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Love this article. (And love Elaine Ou’s brilliant blog, below.)

When did we become a culture that relishes in punishing people for what offends us, what upsets us, words we deem outrageous……deeds we decide despicable – simply because our own glass houses are so perfectly polished?

I confess. I feel it too. At times, there is a visceral thrill at seeing someone punished for bad behavior. A passion for piling on. For saying something wrong. For expressing the wrong emotion. For not being contrite enough. Polite enough. Or suffocating in the same box of self righteousness as the rest of us.

I always feel shame after that sensation comes and goes, though. It doesn’t feel good to know I could easily be on the other side of that whip.

I remember being at a family party the weekend after Ryan Lochte got banished from Brazil.

I’m not a big fan of Olympic swimming. Nor do I know much about Ryan Lochte as a human being. But I can remember hearing a family member…..talking to his young daughter as she washed her hands in the bathroom. He was telling her that this was a bad person. The man on the news, in the background. Who had done really bad things. And this is why he was coming home. And this is why people didn’t like him anymore.

And I remember having to stifle the urge to interject. It wasn’t my place to offer an opinion of course, and saying something would have been wrong. But the urge was so strong…..i had to restrain myself.

I think back to the dumb things I’ve done. To the texts i’ve sent to friends. To the jokes i’ve made, been the butt of, and laughs I’ve shared that all things considered, were at the expense of the other. The joy of speaking freely. Laughing at the lunacy of it all. At ourselves –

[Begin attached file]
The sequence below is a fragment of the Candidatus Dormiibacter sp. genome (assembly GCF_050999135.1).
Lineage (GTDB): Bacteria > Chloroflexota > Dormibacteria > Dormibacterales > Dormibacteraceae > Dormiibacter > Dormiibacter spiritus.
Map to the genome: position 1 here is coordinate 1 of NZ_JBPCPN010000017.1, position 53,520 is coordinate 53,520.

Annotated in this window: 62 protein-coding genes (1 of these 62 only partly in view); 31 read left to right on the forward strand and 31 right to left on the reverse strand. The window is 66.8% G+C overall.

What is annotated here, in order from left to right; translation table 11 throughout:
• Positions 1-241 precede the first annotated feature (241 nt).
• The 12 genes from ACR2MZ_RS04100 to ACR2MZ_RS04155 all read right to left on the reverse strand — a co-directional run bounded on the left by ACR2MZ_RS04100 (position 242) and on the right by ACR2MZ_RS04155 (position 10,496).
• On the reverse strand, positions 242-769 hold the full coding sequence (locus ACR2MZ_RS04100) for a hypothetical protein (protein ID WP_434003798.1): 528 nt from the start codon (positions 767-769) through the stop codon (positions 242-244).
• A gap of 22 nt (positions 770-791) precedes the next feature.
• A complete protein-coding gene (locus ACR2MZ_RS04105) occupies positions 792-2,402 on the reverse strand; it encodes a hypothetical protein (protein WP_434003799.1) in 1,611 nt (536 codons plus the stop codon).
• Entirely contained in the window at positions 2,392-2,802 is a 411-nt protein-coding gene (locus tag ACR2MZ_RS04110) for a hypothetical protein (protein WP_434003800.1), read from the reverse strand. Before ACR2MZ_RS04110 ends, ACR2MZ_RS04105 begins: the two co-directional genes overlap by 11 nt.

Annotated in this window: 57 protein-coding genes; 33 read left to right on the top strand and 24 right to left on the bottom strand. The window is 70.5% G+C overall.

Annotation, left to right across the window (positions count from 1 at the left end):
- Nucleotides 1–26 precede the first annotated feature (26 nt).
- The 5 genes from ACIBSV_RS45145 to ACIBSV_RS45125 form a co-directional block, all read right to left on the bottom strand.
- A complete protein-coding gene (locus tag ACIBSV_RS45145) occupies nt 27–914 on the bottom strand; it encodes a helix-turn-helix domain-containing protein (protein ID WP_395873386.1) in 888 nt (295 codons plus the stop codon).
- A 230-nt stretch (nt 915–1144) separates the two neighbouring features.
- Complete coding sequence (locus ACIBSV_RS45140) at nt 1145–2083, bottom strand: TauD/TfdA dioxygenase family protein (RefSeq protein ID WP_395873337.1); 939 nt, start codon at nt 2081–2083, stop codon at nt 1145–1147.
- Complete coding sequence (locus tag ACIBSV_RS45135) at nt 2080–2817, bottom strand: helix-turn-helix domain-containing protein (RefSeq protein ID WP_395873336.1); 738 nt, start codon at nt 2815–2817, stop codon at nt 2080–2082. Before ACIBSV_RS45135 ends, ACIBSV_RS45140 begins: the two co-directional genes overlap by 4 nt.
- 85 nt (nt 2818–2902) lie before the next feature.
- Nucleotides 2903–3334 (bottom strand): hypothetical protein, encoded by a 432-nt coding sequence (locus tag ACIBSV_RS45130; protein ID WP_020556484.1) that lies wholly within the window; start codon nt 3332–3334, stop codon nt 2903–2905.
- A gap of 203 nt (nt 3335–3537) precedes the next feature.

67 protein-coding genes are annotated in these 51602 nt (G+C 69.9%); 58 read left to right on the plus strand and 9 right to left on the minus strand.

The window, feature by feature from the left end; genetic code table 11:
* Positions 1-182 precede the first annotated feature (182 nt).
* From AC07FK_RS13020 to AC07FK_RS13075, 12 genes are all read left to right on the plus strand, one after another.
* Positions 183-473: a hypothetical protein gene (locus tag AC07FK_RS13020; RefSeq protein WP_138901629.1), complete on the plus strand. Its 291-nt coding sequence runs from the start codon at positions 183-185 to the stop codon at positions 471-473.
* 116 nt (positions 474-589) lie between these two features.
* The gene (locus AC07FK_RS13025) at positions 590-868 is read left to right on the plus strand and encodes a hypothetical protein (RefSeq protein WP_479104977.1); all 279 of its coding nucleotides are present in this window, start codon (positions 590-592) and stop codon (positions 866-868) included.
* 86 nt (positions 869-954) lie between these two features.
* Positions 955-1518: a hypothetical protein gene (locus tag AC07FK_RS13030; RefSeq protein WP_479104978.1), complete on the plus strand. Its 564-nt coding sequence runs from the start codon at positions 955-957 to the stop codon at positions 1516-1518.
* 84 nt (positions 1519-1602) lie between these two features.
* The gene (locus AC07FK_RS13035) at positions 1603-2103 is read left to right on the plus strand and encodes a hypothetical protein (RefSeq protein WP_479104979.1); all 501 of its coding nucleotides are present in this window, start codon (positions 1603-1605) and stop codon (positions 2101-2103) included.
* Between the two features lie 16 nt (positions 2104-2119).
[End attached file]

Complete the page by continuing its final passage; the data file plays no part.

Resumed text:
at others – and this messy, stressy planet we’ve all got to share together for a brief blip of not nearly enough – and yet – far too much time not to fuck it all up.

Everything that we ought to value rests on tolerance. And to me, the irony is, tolerance is the one thing the outrage machine has lost.

By most accounts, Travis Kalenick ain’t the nicest guy in most rooms, on any given day. But to be scolded – to be reprimanded – to be publicly chastised for going into the (vacant) “lactation” room at UBER to meditate?

Good grief.

(…….and then they came for me.)

That story ends badly. For all of us.

For a much better blog than mine – continue reading below.

In today’s episode of People are Pissed at Uber, the internet is full of sound and fury because Uber’s CEO went into a company lactation room to meditate.

I had to Google “lactation room” to learn what that was, because I wanted to be properly pissed about it too. It’s basically a safe space where mothers can breastfeed. Oh, okay. Doesn’t Uber get some credit for installing a lactation room in the first place? None of my employers ever provided workplace lactation rooms.

It seems only months ago that people were complaining about Uber not hiring enough women. Now the company has shored up its staff, it’s got employees capable of lactation, it’s gone so far as to provide those employees with lactation rooms — and yet the internet is still unhappy.
https://elaineou.com/2017/06/08/the-wokeness-treadmill/

View all posts by ian

I am an author, artist and entrepreneur. My 2 passions are writing about, and teaching Marketing and Meditation. I like to think I'm a lot like Eckhart Tolle, if only he was taller, and a much better tennis player. (it turns out in person, he's super short, has a terrible backhand and wears this weird scottish hat thingy that makes it really difficult to concentrate while serving) Plus he refuses to keep score and says " it's always NOW" when you ask who is up. Enough about me. We barely know each other. Stop staring. You're making me nervous.